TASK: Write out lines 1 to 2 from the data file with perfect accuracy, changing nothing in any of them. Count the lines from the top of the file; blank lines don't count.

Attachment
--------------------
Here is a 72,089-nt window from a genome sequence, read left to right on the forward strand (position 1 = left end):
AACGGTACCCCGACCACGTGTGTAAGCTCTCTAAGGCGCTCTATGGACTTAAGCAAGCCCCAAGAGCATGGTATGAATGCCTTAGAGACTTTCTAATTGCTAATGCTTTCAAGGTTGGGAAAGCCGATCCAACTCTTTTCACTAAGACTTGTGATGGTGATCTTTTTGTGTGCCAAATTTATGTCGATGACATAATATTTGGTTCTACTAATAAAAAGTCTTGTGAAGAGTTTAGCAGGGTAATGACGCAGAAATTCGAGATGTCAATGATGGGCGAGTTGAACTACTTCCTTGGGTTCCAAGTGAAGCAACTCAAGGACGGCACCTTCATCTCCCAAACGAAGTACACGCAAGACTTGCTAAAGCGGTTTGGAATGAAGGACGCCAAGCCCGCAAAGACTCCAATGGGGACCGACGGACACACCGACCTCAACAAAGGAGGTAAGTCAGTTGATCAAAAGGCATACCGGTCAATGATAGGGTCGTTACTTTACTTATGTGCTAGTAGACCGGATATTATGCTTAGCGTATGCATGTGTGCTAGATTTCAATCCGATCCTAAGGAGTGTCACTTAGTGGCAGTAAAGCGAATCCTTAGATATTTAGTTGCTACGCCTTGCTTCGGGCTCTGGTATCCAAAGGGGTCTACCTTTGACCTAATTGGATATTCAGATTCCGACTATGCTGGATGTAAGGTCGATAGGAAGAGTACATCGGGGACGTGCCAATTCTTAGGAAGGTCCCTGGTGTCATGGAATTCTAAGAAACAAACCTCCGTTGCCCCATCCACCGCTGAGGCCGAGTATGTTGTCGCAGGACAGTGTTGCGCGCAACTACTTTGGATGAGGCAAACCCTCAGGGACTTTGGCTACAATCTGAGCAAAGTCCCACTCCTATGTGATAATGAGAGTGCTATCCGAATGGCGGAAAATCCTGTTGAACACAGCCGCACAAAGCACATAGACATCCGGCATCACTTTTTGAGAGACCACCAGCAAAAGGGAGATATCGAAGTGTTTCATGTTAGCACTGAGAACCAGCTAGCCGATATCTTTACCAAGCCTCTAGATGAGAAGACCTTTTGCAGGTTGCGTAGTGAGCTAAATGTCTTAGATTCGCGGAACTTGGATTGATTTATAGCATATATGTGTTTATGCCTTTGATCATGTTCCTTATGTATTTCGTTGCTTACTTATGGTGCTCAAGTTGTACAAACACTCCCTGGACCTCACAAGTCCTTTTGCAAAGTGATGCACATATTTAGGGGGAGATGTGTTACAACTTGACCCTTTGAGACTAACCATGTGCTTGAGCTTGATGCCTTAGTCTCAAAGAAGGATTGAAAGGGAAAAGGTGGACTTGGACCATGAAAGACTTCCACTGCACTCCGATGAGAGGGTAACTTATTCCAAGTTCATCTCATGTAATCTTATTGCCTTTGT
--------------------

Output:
Here is a 72,089-nt window from a genome sequence, read left to right on the forward strand (position 1 = left end):
AACGGTACCCCGACCACGTGTGTAAGCTCTCTAAGGCGCTCTATGGACTTAAGCAAGCCCCAAGAGCATGGTATGAATGCCTTAGAGACTTTCTAATTGCTAATGCTTTCAAGGTTGGGAAAGCCGATCCAACTCTTTTCACTAAGACTTGTGATGGTGATCTTTTTGTGTGCCAAATTTATGTCGATGACATAATATTTGGTTCTACTAATAAAAAGTCTTGTGAAGAGTTTAGCAGGGTAATGACGCAGAAATTCGAGATGTCAATGATGGGCGAGTTGAACTACTTCCTTGGGTTCCAAGTGAAGCAACTCAAGGACGGCACCTTCATCTCCCAAACGAAGTACACGCAAGACTTGCTAAAGCGGTTTGGAATGAAGGACGCCAAGCCCGCAAAGACTCCAATGGGGACCGACGGACACACCGACCTCAACAAAGGAGGTAAGTCAGTTGATCAAAAGGCATACCGGTCAATGATAGGGTCGTTACTTTACTTATGTGCTAGTAGACCGGATATTATGCTTAGCGTATGCATGTGTGCTAGATTTCAATCCGATCCTAAGGAGTGTCACTTAGTGGCAGTAAAGCGAATCCTTAGATATTTAGTTGCTACGCCTTGCTTCGGGCTCTGGTATCCAAAGGGGTCTACCTTTGACCTAATTGGATATTCAGATTCCGACTATGCTGGATGTAAGGTCGATAGGAAGAGTACATCGGGGACGTGCCAATTCTTAGGAAGGTCCCTGGTGTCATGGAATTCTAAGAAACAAACCTCCGTTGCCCCATCCACCGCTGAGGCCGAGTATGTTGTCGCAGGACAGTGTTGCGCGCAACTACTTTGGATGAGGCAAACCCTCAGGGACTTTGGCTACAATCTGAGCAAAGTCCCACTCCTATGTGATAATGAGAGTGCTATCCGAATGGCGGAAAATCCTGTTGAACACAGCCGCACAAAGCACATAGACATCCGGCATCACTTTTTGAGAGACCACCAGCAAAAGGGAGATATCGAAGTGTTTCATGTTAGCACTGAGAACCAGCTAGCCGATATCTTTACCAAGCCTCTAGATGAGAAGACCTTTTGCAGGTTGCGTAGTGAGCTAAATGTCTTAGATTCGCGGAACTTGGATTGATTTATAGCATATATGTGTTTATGCCTTTGATCATGTTCCTTATGTATTTCGTTGCTTACTTATGGTGCTCAAGTTGTACAAACACTCCCTGGACCTCACAAGTCCTTTTGCAAAGTGATGCACATATTTAGGGGGAGATGTGTTACAACTTGACCCTTTGAGACTAACCATGTGCTTGAGCTTGATGCCTTAGTCTCAAAGAAGGATTGAAAGGGAAAAGGTGGACTTGGACCATGAAAGACTTCCACTGCACTCCGATGAGAGGGTAACTTATTCCAAGTTCATCTCATGTAATCTTATTGCCTTTGT